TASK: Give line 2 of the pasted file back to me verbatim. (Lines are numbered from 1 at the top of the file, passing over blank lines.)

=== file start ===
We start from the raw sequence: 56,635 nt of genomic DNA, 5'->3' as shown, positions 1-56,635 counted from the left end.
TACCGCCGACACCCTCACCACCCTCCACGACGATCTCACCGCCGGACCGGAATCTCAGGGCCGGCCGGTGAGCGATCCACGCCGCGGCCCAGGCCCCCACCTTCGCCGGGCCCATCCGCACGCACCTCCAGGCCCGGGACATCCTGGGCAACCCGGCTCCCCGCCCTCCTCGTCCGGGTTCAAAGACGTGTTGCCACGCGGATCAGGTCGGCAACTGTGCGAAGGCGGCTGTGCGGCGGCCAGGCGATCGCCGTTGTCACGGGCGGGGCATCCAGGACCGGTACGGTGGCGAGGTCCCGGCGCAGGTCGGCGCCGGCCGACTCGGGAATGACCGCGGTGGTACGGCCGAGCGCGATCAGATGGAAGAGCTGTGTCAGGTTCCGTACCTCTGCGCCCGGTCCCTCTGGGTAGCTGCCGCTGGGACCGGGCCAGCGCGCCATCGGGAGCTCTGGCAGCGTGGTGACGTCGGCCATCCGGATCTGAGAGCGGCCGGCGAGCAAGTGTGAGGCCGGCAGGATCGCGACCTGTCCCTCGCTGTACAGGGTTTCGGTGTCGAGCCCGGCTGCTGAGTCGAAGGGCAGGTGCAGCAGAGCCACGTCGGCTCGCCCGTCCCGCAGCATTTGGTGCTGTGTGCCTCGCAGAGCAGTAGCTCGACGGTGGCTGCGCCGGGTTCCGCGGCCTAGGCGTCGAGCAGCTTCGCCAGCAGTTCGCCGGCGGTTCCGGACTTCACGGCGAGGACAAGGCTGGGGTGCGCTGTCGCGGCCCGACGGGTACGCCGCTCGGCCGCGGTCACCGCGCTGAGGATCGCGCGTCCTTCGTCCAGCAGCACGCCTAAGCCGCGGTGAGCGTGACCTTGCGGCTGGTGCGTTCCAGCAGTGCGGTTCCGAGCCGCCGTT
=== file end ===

TACCGCCGACACCCTCACCACCCTCCACGACGATCTCACCGCCGGACCGGAATCTCAGGGCCGGCCGGTGAGCGATCCACGCCGCGGCCCAGGCCCCCACCTTCGCCGGGCCCATCCGCACGCACCTCCAGGCCCGGGACATCCTGGGCAACCCGGCTCCCCGCCCTCCTCGTCCGGGTTCAAAGACGTGTTGCCACGCGGATCAGGTCGGCAACTGTGCGAAGGCGGCTGTGCGGCGGCCAGGCGATCGCCGTTGTCACGGGCGGGGCATCCAGGACCGGTACGGTGGCGAGGTCCCGGCGCAGGTCGGCGCCGGCCGACTCGGGAATGACCGCGGTGGTACGGCCGAGCGCGATCAGATGGAAGAGCTGTGTCAGGTTCCGTACCTCTGCGCCCGGTCCCTCTGGGTAGCTGCCGCTGGGACCGGGCCAGCGCGCCATCGGGAGCTCTGGCAGCGTGGTGACGTCGGCCATCCGGATCTGAGAGCGGCCGGCGAGCAAGTGTGAGGCCGGCAGGATCGCGACCTGTCCCTCGCTGTACAGGGTTTCGGTGTCGAGCCCGGCTGCTGAGTCGAAGGGCAGGTGCAGCAGAGCCACGTCGGCTCGCCCGTCCCGCAGCATTTGGTGCTGTGTGCCTCGCAGAGCAGTAGCTCGACGGTGGCTGCGCCGGGTTCCGCGGCCTAGGCGTCGAGCAGCTTCGCCAGCAGTTCGCCGGCGGTTCCGGACTTCACGGCGAGGACAAGGCTGGGGTGCGCTGTCGCGGCCCGACGGGTACGCCGCTCGGCCGCGGTCACCGCGCTGAGGATCGCGCGTCCTTCGTCCAGCAGCACGCCTAAGCCGCGGTGAGCGTGACCTTGCGGCTGGTGCGTTCCAGCAGTGCGGTTCCGAGCCGCCGTT